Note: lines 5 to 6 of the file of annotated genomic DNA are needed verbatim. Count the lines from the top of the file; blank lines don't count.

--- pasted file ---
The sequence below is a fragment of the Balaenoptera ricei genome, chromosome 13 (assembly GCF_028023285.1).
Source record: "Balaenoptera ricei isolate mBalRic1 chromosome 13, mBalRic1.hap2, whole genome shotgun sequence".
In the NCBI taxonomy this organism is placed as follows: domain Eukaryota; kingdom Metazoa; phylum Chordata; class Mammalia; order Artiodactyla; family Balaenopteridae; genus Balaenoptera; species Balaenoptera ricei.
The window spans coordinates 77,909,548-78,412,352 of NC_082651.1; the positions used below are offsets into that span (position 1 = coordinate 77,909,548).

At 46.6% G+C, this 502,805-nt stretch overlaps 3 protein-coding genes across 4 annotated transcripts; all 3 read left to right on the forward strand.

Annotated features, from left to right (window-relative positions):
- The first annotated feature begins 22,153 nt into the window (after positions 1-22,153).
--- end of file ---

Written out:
At 46.6% G+C, this 502,805-nt stretch overlaps 3 protein-coding genes across 4 annotated transcripts; all 3 read left to right on the forward strand.

Annotated features, from left to right (window-relative positions):